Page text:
September 30 2014 Latest news:
Friday, February 28, 2014
Two Albanian illegal immigrants were still missing last night – with the authorities still unsure whether or not they jumped overboard from a passenger ferry.
It has been revealed that the pair were among a group of 13 being deported after arriving on an earlier ferry sailing and having been refused entry into the UK.
Minutes after the Stena Britannica set sail from Harwich for the Hook of Holland, Thames Coastguard received a Mayday call reporting that two men had jumped from the vessel.
A massive air-sea search and rescue operation was launched off Felixstowe with about 20 vessels, including three RNLI lifeboats along with tugs, a pilot cutter, and fishing boats, plus the Suffolk Constabulary helicopter and a rescue helicopter from Wattisham Airfield, taking part.
On shore, land-based Coastguard rescue units from Felixstowe and Shingle Street searched the coastline between Old Felixstowe and Landguard, and the banks of the River Orwell and Deben estuaries.
Although two jackets were found floating on the sea, there was no sign of the men, despite a thorough and precisely-targeted search using the latest technology and techniques.
A Border Force spokesman said yesterday: “On Wednesday, 13 individuals who had arrived on a ferry at Harwich were refused entry to the UK by Border Force officers.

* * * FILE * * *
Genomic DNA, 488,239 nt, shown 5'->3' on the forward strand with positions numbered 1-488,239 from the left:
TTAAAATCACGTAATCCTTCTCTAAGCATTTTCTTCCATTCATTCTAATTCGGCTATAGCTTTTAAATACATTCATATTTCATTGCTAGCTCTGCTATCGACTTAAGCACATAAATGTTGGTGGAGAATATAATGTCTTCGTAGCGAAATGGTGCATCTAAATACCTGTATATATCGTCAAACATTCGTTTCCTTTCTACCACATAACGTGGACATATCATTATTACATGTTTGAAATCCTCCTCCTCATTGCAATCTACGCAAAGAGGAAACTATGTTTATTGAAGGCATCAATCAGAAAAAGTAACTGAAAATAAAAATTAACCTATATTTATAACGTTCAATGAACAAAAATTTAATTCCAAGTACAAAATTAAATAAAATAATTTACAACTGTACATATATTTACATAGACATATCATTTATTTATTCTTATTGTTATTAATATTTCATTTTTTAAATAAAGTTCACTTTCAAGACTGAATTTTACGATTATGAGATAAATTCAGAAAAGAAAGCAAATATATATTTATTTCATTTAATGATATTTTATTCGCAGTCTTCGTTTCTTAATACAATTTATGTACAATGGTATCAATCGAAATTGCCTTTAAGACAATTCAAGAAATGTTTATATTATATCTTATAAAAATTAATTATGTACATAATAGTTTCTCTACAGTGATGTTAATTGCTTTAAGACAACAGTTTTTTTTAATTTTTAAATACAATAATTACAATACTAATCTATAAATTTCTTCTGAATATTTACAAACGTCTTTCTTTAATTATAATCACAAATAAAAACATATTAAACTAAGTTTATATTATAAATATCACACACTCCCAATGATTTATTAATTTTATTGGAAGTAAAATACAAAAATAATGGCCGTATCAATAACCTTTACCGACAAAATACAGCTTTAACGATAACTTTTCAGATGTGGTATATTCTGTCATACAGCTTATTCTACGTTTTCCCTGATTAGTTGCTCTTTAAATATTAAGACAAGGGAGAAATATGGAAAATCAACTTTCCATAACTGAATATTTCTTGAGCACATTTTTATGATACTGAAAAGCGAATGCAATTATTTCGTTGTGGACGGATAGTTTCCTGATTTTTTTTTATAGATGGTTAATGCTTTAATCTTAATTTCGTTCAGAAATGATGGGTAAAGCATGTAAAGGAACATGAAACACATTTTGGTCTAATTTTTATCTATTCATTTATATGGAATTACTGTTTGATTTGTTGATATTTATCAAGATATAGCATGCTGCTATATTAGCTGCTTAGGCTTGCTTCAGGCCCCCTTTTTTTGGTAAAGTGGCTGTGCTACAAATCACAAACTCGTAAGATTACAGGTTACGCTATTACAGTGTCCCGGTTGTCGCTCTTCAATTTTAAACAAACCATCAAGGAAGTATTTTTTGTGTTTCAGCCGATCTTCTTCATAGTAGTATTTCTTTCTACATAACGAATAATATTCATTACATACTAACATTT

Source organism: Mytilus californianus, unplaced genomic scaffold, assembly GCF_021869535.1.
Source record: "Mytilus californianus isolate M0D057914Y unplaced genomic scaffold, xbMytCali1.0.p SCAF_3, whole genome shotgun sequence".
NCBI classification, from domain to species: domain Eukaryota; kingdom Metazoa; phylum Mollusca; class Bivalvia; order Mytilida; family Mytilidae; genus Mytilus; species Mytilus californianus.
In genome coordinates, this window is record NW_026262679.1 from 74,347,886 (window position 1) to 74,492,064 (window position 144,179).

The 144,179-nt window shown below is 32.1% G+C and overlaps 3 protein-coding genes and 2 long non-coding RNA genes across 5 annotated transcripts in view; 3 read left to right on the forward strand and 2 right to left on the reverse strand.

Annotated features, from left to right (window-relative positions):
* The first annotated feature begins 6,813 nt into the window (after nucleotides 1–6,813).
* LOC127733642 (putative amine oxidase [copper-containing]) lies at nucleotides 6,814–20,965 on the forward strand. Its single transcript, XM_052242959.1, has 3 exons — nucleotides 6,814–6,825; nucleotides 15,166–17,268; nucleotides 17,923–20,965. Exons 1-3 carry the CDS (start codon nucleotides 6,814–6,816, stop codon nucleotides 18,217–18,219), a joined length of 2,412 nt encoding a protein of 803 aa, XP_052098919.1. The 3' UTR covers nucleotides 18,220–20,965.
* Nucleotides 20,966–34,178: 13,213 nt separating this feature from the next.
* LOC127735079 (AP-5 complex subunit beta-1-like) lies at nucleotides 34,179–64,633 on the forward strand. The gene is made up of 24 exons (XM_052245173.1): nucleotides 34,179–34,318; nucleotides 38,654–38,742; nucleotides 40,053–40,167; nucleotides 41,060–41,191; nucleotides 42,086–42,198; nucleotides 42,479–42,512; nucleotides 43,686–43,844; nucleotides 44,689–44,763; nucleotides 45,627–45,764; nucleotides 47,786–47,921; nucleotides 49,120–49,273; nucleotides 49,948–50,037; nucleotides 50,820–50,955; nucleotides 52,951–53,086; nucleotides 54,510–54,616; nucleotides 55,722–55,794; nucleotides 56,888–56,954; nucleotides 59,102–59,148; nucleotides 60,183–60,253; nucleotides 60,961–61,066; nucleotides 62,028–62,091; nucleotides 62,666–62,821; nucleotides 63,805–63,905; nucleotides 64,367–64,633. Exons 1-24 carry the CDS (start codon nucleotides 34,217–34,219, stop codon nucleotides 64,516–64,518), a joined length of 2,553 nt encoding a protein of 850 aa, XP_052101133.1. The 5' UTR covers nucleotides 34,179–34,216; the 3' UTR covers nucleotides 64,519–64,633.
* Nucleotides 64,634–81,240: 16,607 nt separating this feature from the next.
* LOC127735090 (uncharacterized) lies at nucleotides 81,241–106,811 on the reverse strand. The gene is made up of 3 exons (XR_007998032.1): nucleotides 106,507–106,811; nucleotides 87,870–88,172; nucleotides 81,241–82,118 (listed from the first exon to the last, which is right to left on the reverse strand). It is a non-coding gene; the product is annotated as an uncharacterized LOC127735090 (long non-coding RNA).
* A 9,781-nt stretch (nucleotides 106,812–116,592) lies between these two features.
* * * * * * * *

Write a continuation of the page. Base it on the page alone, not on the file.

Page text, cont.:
“They were returned to the Netherlands on a later ferry. Upon its arrival in the Netherlands only 11 of the 13 were accounted for by the Dutch authorities.
“We are aware of reports that two people jumped from the ferry after it departed Harwich and Border Force assisted police and the coastguard with their search operation.
“The same vessel returned to the UK this morning and Border Force officers carried out extra checks on vehicles as they arrived.
“Two Albanian nationals remain unaccounted for.
“The matter is now the subject of a missing persons inquiry, which is being led by Essex Police.”
The Dutch Royal Police are also carrying out investigations in the Netherlands and believe the immigrants could be part of an international human smuggling operation.
They plan to interview those who were returned before deporting them to their homeland.
Stena Line would not comment on the identity of the missing passengers, but said the company did everything possible to ensure its North Sea services are not used by people attempting to gain illegal entry into the UK.